“Let me try and be as direct as I possibly can with you on this. There was no relationship to repair. I didn’t intend for Harvey to buy and release The Immigrant – I thought it was a terrible idea. And I didn’t think he would want the film, and I didn’t think he would like the film. He bought the film without me knowing! He bought it from the equity people who raised the money for me in the States. And I told them it was a terrible idea, but I had no say over the matter. So they sold it to him without my say-so, and with me thinking it was a terrible idea. I was completely correct, but I couldn’t do anything about it. It was not my preference, it was not my choice, I did not want that to happen, I have no relationship with Harvey. So, it’s not like I repaired some relationship, then he screwed me again, and I’m an idiot for trusting him twice! Like I say, you try to distance yourself as much as possible from the immediate response to a movie. With The Immigrant I had final cut. So he knew he couldn’t make me change it. But he applied all the pressure he could, including shelving the film.”
~ James Gray
Movie City Indie Archive for July, 2014
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With his untitled, longitudinal narrative that became Boyhood, Richard Linklater had the ambition to trace the smaller gestures of childhood that become etched memories, with a soulful-eyed, pout-lipped little casting find named Ellar Coltrane at the center of the narrative for the twelve years to come. His character, Mason, would grow from the age of 6 or so to 18, from 2002 to September 2013, from pouty little boy to willowy, pillow-lipped man.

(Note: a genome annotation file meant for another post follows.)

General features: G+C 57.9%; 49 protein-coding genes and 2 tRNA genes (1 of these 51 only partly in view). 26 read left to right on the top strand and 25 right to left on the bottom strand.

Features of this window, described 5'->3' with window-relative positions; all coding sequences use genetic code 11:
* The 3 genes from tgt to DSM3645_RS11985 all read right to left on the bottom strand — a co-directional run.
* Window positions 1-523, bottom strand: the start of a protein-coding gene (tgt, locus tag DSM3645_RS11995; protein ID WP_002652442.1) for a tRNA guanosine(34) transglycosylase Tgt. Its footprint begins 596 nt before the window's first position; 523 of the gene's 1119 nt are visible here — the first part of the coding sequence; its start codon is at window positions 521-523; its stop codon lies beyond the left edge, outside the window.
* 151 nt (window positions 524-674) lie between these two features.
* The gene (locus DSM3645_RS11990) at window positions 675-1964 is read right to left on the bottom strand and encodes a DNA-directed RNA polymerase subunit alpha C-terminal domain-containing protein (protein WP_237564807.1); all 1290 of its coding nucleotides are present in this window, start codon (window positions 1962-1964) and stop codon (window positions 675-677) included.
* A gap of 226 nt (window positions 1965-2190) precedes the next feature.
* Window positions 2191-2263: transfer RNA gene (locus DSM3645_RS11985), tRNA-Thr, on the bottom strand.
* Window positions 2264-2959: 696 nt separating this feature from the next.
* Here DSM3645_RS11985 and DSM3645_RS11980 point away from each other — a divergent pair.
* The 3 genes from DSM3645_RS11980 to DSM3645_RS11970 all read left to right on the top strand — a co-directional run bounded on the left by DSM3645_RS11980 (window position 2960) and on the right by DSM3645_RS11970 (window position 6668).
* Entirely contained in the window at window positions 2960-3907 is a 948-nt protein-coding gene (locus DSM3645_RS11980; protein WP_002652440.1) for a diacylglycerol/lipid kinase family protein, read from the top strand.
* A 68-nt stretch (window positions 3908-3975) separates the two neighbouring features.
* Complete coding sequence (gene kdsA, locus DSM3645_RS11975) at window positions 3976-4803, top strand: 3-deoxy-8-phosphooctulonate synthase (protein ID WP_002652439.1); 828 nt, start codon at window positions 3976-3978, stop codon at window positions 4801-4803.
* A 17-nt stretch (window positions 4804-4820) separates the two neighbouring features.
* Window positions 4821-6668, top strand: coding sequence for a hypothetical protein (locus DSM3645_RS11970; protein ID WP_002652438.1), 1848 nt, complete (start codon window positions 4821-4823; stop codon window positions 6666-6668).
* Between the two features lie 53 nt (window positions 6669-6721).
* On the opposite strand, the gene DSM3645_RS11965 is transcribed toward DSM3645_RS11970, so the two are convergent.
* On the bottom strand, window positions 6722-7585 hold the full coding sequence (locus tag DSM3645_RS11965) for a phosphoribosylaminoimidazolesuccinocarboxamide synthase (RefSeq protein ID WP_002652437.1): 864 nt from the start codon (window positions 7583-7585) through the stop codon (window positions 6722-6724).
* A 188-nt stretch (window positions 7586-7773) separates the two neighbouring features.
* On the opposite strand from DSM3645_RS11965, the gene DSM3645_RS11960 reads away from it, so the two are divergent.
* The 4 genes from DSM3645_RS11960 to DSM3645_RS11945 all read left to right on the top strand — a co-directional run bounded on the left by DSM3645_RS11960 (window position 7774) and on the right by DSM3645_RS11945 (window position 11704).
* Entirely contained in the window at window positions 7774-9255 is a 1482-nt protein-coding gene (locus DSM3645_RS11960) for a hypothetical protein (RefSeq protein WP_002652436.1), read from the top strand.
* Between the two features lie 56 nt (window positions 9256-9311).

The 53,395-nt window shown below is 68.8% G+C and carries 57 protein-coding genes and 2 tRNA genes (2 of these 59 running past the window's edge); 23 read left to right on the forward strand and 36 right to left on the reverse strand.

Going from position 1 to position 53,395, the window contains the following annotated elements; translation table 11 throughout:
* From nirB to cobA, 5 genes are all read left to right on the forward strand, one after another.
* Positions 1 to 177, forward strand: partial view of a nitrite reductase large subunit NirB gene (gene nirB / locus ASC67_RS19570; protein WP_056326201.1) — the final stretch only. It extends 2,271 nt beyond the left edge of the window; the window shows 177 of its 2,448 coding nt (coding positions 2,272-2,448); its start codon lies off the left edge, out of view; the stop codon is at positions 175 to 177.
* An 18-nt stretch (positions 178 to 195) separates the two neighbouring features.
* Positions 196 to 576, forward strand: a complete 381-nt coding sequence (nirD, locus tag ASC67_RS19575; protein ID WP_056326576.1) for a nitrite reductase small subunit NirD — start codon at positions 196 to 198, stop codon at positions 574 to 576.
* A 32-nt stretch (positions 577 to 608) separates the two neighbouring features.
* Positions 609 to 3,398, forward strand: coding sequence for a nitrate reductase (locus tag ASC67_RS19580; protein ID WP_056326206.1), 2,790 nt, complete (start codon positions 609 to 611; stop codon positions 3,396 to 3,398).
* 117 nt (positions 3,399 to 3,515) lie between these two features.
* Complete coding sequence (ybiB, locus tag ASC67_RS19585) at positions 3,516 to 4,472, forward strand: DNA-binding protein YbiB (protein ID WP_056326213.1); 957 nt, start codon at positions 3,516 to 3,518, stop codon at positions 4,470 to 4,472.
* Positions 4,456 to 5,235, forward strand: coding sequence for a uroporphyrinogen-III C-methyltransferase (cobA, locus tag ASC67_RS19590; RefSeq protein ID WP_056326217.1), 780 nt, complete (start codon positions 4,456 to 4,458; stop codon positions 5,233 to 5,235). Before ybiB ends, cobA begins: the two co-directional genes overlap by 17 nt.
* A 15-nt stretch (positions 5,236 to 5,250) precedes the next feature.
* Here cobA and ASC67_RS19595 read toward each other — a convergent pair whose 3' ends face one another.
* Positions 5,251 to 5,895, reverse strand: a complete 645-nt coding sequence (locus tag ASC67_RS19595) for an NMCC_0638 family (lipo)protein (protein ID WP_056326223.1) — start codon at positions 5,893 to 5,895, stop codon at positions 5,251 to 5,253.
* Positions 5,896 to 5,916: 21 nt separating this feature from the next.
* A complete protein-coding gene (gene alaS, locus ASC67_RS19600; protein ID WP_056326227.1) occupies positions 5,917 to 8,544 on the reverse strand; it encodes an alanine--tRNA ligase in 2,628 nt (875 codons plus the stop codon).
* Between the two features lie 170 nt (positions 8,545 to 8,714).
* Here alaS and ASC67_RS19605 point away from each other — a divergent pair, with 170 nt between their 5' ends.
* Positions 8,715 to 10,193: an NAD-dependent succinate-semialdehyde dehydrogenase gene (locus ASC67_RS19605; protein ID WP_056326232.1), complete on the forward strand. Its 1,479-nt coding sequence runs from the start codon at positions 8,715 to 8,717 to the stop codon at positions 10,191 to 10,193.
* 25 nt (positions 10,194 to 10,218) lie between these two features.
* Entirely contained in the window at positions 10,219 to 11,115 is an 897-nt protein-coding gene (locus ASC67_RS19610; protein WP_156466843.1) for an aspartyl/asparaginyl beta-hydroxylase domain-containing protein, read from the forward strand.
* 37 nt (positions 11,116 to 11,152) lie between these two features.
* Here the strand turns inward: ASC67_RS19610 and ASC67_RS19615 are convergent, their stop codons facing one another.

His parents, Olive and Mason, Sr., would be played by Patricia Arquette and Ethan Hawke, who had already participated in Before Sunrise, one of Linklater’s many films that observe the unity of a single day in limited or contained locations. In short, it would be a story that encompasses lifetimes. The characters—the actors—transforming the way we do, unreflective, in the eyes of our families, our friends.
Mason, Sr. remains vagabond dad, a well-meaning Peter Pan who sometimes seems to hold on only by his cheekbones, while Olive goes through inferior men who are never the father that free-spirited Mason manages to be just by being himself. The marvel, as you’d expect, is observing the course of time quietly furrowing the faces of the adults, and the deepening of their fine performances through the years-long shoot, as well as the transformation before our eyes, in semi-documentary but dreamy fashion, the faces and bodies of Coltrane and Lorelei Linklater, who plays his older sister, Samantha.
Boyhood is perfectly imperfect, and surely not the last compelling use of feature filmmaking as the ideal form to encapsulate duration and unities of location to come from the 53-year-old writer-director. Linklater and I talked in Chicago a couple days before Boyhood opened.
RAY PRIDE: I’ve had a few good experiences with seeing your films on a big screen in front of a big crowd.
RICHARD LINKLATER: Me too! You kind of remember those first ones, especially.
RP: What was your first film—